Unlike the Help to Buy ISA, though, bonuses for this product are added on a monthly basis (after the first bonus which would be added the following April). On the positive side, this means you can see the amount you are saving increasing with the money added by Government, which can prove to be a real motivation to keep going. Also if you do not use the proceeds for that first home, you have a second option of keeping them locked up to age 60. And not only still being able to earn those bonuses, but being able to do so on more money.
On the downside however, if you withdraw your money BEFORE you either buy a house, are terminally ill or reach retirement, those bonuses are taken away and instead you would be charged a 25% fee. And the calculation used to determine their value may result in you paying back more than was added as a bonus in the first place.
Note: the Lifetime ISA is a reasonably new product so rather than go into more details here, if you have any questions about the way they work and the bonuses they pay, we would recommend you give us a call to discuss further.
An account to help parents, grandparents and friends build a savings fund for children
Junior ISAs (JISAs) were introduced in 2012 and are designed to enable parents, friends and relatives to save money for the benefit of children.
The total annual contribution allowed per child is £9,000 (tax year 2020/21) and this can be invested in a combination of cash savings accounts and investments.
A JISA can be effected for any child under the age of 18 who does not already have a Child Trust Fund (the predecessor of JISAs) set up in their name – but the earlier it is started, the higher the likely final value will be.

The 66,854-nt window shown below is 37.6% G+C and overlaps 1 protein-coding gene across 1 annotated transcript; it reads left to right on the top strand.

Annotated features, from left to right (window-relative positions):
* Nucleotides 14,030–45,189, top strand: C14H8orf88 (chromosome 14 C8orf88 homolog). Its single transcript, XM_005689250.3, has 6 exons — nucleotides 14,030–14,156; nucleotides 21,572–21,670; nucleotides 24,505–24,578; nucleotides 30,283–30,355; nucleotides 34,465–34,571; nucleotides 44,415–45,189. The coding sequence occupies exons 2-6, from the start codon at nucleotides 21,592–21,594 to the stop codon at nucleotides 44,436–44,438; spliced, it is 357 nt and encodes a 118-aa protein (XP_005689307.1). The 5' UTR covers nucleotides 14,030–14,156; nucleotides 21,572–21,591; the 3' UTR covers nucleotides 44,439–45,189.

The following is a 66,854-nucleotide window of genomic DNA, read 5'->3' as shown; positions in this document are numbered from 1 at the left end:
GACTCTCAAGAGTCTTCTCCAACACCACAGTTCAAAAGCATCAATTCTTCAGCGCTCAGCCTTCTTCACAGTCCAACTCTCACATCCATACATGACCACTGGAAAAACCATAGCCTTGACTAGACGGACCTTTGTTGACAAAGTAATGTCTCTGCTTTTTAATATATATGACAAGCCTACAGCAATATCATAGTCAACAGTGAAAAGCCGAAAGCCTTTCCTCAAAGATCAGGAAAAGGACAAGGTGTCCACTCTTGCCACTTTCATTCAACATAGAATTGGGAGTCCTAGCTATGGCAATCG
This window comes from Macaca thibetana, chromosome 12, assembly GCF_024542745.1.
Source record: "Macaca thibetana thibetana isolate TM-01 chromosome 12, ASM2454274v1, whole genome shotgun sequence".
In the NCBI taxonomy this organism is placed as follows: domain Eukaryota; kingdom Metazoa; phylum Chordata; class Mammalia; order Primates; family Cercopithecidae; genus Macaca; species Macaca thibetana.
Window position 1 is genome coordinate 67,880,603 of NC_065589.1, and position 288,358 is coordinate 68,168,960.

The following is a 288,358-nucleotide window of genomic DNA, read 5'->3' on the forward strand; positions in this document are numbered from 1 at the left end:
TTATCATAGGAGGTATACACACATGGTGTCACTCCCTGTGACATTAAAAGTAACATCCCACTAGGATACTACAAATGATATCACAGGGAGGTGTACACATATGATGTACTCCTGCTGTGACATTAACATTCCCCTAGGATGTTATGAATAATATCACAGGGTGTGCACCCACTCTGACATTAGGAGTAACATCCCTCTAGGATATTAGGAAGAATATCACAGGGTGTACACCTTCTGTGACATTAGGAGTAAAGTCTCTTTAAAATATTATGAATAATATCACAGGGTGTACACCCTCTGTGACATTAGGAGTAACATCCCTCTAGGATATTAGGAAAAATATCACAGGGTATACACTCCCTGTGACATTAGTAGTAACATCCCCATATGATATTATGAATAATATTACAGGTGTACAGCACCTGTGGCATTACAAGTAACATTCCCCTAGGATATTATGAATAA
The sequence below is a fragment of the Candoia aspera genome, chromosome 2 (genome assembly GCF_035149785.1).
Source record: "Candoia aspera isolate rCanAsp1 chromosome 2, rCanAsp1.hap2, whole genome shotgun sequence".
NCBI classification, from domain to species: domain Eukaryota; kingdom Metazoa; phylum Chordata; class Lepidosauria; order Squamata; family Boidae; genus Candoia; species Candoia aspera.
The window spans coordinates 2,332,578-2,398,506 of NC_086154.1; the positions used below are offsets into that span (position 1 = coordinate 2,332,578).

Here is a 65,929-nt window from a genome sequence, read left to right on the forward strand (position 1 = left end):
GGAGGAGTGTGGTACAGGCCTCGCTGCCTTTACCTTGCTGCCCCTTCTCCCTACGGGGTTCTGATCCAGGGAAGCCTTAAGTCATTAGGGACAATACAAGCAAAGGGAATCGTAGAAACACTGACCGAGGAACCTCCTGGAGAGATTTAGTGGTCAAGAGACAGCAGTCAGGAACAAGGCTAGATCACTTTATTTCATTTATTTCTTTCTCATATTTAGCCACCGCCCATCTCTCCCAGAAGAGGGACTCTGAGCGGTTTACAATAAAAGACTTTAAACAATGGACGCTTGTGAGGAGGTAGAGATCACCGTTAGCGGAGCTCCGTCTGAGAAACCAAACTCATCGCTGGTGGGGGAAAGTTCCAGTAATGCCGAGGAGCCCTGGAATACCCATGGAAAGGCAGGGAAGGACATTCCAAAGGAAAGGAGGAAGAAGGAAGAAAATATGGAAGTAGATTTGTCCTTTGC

Like adult ISAs, interest on any cash element will be received tax free. For investments, no further tax will be payable on dividends received, nor on any growth achieved by the underlying assets.
Up to the age of 16, the JISA is administered by the parents of the child and asset selection is their responsibility. However, the assets themselves are owned by the child.
At the age of 16, the child can take control of the account themselves – but they cannot actually withdraw any money until they reach 18.
Like adult ISAs, JISAs are available from a range of providers including banks, building societies, investment providers, friendly societies and stock brokers. The wide variety of providers now involved in this area also means you can access such accounts from as little as £10 a month, or an initial lump sum of just £100, with various options and incentives available to suit different circumstances.
At ages 16 and 17, a child can open an adult cash ISA in their own name at the same time as owning a Junior ISA, but money cannot be transferred between the two.
A Word About Child Trust Funds
Should you transfer an existing CTF into the newer Junior ISA?
Child Trust Funds (CTFs) were introduced back in 2005 and over 4.5 million were opened between then and 2012. Many parents may therefore have an existing CTF in place for their children and, until April 2015, there was no option to transfer that money over to their replacement, the Junior ISA.
That option is now available however, and may be worth considering. There is nothing inherently wrong with Child Trust Funds - they offer the same basic investment options for holders and allow the same amount of money to be invested each year; and both can accept money from not only parents but grandparents and friends as well.
The issue, however, is that Child Trust Funds were not widely offered by the various financial institutions, so competition over pricing and the range of investment options may not be as keen as it will now be with Junior ISAs. As they have now been replaced, over the next 12-15 years, they will becoming obsolete. The incentive for your provider to keep their rates and charges keen may therefore not be as great as it is for the now more widely available Junior ISA.